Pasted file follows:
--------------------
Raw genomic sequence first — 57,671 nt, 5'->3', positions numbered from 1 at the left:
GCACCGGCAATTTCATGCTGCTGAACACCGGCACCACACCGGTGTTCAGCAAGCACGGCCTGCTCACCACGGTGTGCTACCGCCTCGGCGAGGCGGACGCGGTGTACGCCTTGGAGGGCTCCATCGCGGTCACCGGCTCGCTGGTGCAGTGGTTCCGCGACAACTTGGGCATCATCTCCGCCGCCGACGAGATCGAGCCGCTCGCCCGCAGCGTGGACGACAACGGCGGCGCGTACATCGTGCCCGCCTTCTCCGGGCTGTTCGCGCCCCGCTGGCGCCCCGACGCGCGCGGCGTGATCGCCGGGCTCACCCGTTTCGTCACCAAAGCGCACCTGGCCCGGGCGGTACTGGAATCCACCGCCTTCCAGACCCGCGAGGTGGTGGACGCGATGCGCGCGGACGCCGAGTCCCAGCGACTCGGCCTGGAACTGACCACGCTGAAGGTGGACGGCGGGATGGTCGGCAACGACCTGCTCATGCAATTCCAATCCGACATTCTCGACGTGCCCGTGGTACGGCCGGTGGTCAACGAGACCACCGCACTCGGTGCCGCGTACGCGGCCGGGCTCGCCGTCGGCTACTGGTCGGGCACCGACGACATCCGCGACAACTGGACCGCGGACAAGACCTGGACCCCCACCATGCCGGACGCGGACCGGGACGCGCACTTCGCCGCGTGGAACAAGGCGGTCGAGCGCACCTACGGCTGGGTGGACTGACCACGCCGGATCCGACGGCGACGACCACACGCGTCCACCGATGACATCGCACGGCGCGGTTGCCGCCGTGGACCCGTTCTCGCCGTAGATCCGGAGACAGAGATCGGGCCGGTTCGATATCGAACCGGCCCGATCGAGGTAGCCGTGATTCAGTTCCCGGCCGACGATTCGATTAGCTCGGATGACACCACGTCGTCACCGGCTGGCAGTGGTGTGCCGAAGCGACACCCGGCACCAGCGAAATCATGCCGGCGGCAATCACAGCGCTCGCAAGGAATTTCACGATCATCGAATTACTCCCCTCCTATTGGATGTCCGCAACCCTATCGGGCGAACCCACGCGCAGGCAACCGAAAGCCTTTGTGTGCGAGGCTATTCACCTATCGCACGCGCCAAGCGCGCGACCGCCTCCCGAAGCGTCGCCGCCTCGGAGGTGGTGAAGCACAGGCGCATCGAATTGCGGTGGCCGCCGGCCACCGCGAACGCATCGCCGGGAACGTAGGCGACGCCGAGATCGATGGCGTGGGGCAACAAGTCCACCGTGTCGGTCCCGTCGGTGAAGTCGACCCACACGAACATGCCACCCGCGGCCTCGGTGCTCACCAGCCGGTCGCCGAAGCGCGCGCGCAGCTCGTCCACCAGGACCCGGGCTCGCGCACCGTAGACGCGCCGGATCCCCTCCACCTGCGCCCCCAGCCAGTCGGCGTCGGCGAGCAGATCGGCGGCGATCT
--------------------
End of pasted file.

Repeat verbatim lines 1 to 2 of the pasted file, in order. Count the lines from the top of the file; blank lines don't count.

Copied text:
Raw genomic sequence first — 57,671 nt, 5'->3', positions numbered from 1 at the left:
GCACCGGCAATTTCATGCTGCTGAACACCGGCACCACACCGGTGTTCAGCAAGCACGGCCTGCTCACCACGGTGTGCTACCGCCTCGGCGAGGCGGACGCGGTGTACGCCTTGGAGGGCTCCATCGCGGTCACCGGCTCGCTGGTGCAGTGGTTCCGCGACAACTTGGGCATCATCTCCGCCGCCGACGAGATCGAGCCGCTCGCCCGCAGCGTGGACGACAACGGCGGCGCGTACATCGTGCCCGCCTTCTCCGGGCTGTTCGCGCCCCGCTGGCGCCCCGACGCGCGCGGCGTGATCGCCGGGCTCACCCGTTTCGTCACCAAAGCGCACCTGGCCCGGGCGGTACTGGAATCCACCGCCTTCCAGACCCGCGAGGTGGTGGACGCGATGCGCGCGGACGCCGAGTCCCAGCGACTCGGCCTGGAACTGACCACGCTGAAGGTGGACGGCGGGATGGTCGGCAACGACCTGCTCATGCAATTCCAATCCGACATTCTCGACGTGCCCGTGGTACGGCCGGTGGTCAACGAGACCACCGCACTCGGTGCCGCGTACGCGGCCGGGCTCGCCGTCGGCTACTGGTCGGGCACCGACGACATCCGCGACAACTGGACCGCGGACAAGACCTGGACCCCCACCATGCCGGACGCGGACCGGGACGCGCACTTCGCCGCGTGGAACAAGGCGGTCGAGCGCACCTACGGCTGGGTGGACTGACCACGCCGGATCCGACGGCGACGACCACACGCGTCCACCGATGACATCGCACGGCGCGGTTGCCGCCGTGGACCCGTTCTCGCCGTAGATCCGGAGACAGAGATCGGGCCGGTTCGATATCGAACCGGCCCGATCGAGGTAGCCGTGATTCAGTTCCCGGCCGACGATTCGATTAGCTCGGATGACACCACGTCGTCACCGGCTGGCAGTGGTGTGCCGAAGCGACACCCGGCACCAGCGAAATCATGCCGGCGGCAATCACAGCGCTCGCAAGGAATTTCACGATCATCGAATTACTCCCCTCCTATTGGATGTCCGCAACCCTATCGGGCGAACCCACGCGCAGGCAACCGAAAGCCTTTGTGTGCGAGGCTATTCACCTATCGCACGCGCCAAGCGCGCGACCGCCTCCCGAAGCGTCGCCGCCTCGGAGGTGGTGAAGCACAGGCGCATCGAATTGCGGTGGCCGCCGGCCACCGCGAACGCATCGCCGGGAACGTAGGCGACGCCGAGATCGATGGCGTGGGGCAACAAGTCCACCGTGTCGGTCCCGTCGGTGAAGTCGACCCACACGAACATGCCACCCGCGGCCTCGGTGCTCACCAGCCGGTCGCCGAAGCGCGCGCGCAGCTCGTCCACCAGGACCCGGGCTCGCGCACCGTAGACGCGCCGGATCCCCTCCACCTGCGCCCCCAGCCAGTCGGCGTCGGCGAGCAGATCGGCGGCGATCT